If one single thing threatens my relationship with my soon-to-be wife, it won't be my womanizing. That's just not me. It won't be the whiskey or the beer or the fact that I spend money like a drunken sailor or that night recently when I just didn't come home. She's pretty cool about those things. It's going to be parking tickets.
We share a car and it's registered in her name. The stupid number of tickets I rack up on a monthly basis, and then forget to pay, are the only reason she ever gets collections letters. And it only gets worse every spring when I manage to forget what day of the month it is and I get popped for parking on the wrong side of the street during street sweeping season. I can memorize the Rockies' schedule for those seven months between April and September (and hopefully into Rocktober) -- who's coming to town when and where the team is at any given moment -- but even with the aid of a clearly posted and permanent sign that sits just feet from where I park the car, I always forget street sweeping day.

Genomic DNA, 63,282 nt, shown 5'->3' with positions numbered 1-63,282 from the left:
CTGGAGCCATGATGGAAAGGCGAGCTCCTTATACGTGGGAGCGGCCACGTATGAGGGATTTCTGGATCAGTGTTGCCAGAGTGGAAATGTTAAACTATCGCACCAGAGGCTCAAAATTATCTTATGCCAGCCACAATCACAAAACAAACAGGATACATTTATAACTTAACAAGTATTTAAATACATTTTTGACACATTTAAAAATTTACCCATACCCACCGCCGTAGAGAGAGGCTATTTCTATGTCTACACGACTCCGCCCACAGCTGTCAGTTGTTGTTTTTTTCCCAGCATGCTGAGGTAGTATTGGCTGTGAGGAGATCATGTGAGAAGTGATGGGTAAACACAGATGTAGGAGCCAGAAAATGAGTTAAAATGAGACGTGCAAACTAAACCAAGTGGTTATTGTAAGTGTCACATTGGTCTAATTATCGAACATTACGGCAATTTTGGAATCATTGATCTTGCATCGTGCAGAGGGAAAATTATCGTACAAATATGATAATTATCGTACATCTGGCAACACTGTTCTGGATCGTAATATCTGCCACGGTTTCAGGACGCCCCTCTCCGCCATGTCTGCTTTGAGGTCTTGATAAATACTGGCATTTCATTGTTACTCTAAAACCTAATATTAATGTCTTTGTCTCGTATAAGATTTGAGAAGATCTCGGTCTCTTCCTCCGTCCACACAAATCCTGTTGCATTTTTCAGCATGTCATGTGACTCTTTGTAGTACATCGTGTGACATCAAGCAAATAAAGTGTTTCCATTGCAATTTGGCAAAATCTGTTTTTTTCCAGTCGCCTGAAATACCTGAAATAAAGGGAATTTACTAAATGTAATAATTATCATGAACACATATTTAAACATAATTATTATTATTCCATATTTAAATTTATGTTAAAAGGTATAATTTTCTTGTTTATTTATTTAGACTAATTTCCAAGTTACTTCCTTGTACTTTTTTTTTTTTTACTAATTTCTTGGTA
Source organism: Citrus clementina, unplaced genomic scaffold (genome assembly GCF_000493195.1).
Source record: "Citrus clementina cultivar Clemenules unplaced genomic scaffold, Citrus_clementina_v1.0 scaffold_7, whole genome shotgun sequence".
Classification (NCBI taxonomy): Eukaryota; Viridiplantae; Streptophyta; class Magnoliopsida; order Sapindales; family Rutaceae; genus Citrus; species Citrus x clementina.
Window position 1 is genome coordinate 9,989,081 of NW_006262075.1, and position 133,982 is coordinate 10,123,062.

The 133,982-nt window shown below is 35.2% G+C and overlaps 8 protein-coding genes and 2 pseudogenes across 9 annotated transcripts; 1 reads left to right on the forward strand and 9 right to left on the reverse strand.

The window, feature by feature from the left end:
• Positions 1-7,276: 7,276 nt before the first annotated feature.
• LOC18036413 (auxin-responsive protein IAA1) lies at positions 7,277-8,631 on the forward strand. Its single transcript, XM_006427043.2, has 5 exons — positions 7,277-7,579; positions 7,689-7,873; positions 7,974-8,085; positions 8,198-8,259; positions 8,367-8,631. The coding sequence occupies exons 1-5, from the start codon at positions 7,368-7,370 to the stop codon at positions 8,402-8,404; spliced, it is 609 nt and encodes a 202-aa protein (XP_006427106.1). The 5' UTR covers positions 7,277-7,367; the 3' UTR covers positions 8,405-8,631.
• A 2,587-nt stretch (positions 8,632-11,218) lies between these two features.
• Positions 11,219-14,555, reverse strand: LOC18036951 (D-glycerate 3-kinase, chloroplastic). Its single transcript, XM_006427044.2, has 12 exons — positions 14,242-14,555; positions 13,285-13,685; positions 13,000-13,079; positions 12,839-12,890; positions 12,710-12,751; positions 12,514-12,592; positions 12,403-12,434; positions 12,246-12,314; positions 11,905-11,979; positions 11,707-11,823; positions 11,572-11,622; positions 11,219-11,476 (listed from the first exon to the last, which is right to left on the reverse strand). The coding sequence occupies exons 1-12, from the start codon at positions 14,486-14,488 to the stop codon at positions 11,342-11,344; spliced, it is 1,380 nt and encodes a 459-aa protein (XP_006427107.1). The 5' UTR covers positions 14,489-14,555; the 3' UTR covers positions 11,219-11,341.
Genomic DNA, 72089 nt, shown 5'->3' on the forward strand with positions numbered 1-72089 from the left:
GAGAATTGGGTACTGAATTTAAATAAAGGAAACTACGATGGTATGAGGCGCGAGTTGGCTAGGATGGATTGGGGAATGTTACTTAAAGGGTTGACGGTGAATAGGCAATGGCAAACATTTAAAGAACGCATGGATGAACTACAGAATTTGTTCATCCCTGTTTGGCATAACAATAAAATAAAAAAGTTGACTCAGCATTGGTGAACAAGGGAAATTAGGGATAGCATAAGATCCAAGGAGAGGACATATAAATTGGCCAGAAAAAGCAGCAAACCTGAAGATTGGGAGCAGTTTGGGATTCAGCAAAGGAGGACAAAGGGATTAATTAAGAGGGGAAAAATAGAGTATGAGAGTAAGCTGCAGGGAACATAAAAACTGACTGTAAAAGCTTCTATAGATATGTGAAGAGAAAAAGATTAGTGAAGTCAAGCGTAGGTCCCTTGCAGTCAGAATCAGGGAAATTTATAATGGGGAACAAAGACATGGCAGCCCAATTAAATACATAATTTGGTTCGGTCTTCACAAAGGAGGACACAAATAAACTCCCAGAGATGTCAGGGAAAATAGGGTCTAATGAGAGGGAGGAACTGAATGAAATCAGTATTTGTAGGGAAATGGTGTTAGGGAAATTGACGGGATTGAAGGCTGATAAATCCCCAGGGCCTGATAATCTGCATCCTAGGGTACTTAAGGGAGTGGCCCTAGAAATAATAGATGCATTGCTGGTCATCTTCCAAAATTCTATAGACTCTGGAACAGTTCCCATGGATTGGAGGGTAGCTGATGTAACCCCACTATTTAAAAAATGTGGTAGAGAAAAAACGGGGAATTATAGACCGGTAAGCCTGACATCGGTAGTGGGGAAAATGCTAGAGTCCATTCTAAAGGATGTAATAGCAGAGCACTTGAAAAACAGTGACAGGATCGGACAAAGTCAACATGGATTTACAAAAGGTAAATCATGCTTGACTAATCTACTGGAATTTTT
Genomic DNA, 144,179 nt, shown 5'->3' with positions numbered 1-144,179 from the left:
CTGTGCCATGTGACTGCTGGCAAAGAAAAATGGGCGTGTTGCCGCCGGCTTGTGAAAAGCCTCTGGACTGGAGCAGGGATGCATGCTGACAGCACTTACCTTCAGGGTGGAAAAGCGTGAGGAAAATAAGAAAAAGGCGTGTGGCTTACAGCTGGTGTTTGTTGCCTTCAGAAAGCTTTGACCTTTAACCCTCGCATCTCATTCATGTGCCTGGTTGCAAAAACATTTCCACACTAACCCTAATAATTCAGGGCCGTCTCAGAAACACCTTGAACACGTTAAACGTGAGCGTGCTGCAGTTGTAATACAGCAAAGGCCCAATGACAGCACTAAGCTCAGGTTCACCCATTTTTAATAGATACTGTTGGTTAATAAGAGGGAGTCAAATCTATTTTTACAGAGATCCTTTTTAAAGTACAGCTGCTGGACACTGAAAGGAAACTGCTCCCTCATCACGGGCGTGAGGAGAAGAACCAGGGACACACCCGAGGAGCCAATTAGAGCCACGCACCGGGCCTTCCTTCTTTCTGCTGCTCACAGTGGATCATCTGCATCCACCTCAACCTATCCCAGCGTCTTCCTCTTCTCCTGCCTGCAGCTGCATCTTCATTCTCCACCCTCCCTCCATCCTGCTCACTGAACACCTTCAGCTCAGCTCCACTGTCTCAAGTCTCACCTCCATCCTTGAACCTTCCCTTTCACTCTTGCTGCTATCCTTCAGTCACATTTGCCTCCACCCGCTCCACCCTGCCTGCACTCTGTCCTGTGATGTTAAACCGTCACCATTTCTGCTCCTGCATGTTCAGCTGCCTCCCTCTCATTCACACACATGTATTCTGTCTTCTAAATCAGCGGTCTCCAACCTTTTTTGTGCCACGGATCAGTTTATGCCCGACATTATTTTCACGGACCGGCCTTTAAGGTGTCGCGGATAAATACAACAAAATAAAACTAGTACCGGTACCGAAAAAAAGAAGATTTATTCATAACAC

So imagine my delight when I ran across a comment on Brofax.com (a great Denver-centric blog) plugging a site called MyMotorMaid.com that will send you email or text message reminders for up to four street sweeping days in your town. Just plug in the sweep schedule, your phone number or your email address, pick when you want to be reminded and the site will do the rest. Not sure what day is street sweeping day in your neighborhood, MyMotorMaid provides a link to Denver's Public Works map of the schedule.
The site states that it was created by "a small consortium of concerned citizens whom share an especially acute dislike of gratuitous and unneccessary vehicle parking regulation enforcement." Grammatical gaffes aside, the site also says that info plugged into their system will not be sold or distributed to any third party.
If you like this story, consider signing up for our email newsletters.
SHOW ME HOW
You have successfully signed up for your selected newsletter(s) - please keep an eye on your mailbox, we're movin' in!
But, honestly, I wouldn't care if they did. If these reminders start coming into my cell phone on time, and prevent even a single ticket -- and the marital strife that will ensue when I inevitably forget to pay it -- they could send me all the penis-enlargement ads they want to accompany this info. She might even consider that an added bonus. -- Sean Cronin